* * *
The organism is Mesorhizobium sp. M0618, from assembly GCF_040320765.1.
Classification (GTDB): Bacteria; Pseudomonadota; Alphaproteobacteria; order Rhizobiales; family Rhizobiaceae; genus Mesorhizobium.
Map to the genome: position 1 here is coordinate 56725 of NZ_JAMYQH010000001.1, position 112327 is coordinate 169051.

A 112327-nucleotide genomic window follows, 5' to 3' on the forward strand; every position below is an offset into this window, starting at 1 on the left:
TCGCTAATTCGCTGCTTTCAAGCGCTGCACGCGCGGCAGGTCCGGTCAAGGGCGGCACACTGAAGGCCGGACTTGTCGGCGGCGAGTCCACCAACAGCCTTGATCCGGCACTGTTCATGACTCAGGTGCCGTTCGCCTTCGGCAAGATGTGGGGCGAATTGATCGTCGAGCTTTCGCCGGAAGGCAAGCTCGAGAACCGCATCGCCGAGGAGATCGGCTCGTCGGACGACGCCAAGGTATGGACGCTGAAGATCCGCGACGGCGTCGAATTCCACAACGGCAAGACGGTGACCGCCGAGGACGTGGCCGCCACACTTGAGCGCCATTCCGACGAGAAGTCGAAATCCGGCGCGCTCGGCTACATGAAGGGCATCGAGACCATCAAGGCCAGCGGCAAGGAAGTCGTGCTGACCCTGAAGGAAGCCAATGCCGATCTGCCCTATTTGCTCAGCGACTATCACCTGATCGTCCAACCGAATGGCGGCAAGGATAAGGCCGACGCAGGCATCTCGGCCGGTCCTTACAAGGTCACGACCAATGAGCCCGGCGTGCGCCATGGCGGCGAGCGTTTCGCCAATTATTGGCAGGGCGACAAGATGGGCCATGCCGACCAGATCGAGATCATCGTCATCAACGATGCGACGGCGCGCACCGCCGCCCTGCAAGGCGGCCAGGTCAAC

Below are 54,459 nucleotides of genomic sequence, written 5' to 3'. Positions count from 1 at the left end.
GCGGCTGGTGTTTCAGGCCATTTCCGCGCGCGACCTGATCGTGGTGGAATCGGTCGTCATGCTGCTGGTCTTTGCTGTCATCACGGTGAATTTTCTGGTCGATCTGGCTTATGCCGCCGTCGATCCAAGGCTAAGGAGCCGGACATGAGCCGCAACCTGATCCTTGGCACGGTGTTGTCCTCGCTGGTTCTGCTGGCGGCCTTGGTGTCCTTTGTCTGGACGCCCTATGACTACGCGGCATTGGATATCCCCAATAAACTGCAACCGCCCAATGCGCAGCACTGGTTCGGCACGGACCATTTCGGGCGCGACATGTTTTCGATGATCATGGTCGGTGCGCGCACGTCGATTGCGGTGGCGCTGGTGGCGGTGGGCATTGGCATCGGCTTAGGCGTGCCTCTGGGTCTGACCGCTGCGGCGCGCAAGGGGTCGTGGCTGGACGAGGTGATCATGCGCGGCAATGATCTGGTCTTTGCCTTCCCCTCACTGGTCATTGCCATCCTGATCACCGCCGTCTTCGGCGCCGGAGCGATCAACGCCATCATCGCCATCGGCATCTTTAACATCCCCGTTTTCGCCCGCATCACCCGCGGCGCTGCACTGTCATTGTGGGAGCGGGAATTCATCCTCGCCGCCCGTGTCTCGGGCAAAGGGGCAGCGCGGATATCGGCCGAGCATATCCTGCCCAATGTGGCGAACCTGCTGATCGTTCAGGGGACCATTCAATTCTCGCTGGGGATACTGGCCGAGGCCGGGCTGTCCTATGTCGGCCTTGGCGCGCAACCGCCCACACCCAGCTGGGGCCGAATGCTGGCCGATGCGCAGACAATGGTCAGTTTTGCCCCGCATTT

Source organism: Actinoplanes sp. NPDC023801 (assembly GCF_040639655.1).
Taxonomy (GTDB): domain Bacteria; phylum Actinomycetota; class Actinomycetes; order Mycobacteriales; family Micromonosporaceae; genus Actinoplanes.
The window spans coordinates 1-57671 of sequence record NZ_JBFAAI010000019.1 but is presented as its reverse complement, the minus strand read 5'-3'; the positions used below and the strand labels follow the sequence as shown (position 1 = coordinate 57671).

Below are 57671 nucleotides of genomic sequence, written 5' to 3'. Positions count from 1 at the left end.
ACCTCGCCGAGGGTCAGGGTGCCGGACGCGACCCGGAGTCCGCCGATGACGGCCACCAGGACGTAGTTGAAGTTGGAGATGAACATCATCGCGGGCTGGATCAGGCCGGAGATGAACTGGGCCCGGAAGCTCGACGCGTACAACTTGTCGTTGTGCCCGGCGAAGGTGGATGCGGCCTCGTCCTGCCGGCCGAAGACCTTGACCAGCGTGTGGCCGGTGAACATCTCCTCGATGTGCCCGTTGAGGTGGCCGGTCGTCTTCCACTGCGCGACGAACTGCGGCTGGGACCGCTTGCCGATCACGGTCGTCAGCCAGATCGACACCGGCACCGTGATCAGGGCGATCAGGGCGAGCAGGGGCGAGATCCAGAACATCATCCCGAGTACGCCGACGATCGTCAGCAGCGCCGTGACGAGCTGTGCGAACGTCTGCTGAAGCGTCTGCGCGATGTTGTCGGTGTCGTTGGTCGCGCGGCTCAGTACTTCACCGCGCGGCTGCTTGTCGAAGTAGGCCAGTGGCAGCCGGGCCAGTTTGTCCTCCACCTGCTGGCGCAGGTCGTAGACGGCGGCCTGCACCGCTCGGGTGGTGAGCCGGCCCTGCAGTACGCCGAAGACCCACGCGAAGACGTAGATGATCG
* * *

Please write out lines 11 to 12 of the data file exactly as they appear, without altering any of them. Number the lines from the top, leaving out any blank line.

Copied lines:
Below are 57671 nucleotides of genomic sequence, written 5' to 3'. Positions count from 1 at the left end.
ACCTCGCCGAGGGTCAGGGTGCCGGACGCGACCCGGAGTCCGCCGATGACGGCCACCAGGACGTAGTTGAAGTTGGAGATGAACATCATCGCGGGCTGGATCAGGCCGGAGATGAACTGGGCCCGGAAGCTCGACGCGTACAACTTGTCGTTGTGCCCGGCGAAGGTGGATGCGGCCTCGTCCTGCCGGCCGAAGACCTTGACCAGCGTGTGGCCGGTGAACATCTCCTCGATGTGCCCGTTGAGGTGGCCGGTCGTCTTCCACTGCGCGACGAACTGCGGCTGGGACCGCTTGCCGATCACGGTCGTCAGCCAGATCGACACCGGCACCGTGATCAGGGCGATCAGGGCGAGCAGGGGCGAGATCCAGAACATCATCCCGAGTACGCCGACGATCGTCAGCAGCGCCGTGACGAGCTGTGCGAACGTCTGCTGAAGCGTCTGCGCGATGTTGTCGGTGTCGTTGGTCGCGCGGCTCAGTACTTCACCGCGCGGCTGCTTGTCGAAGTAGGCCAGTGGCAGCCGGGCCAGTTTGTCCTCCACCTGCTGGCGCAGGTCGTAGACGGCGGCCTGCACCGCTCGGGTGGTGAGCCGGCCCTGCAGTACGCCGAAGACCCACGCGAAGACGTAGATGATCG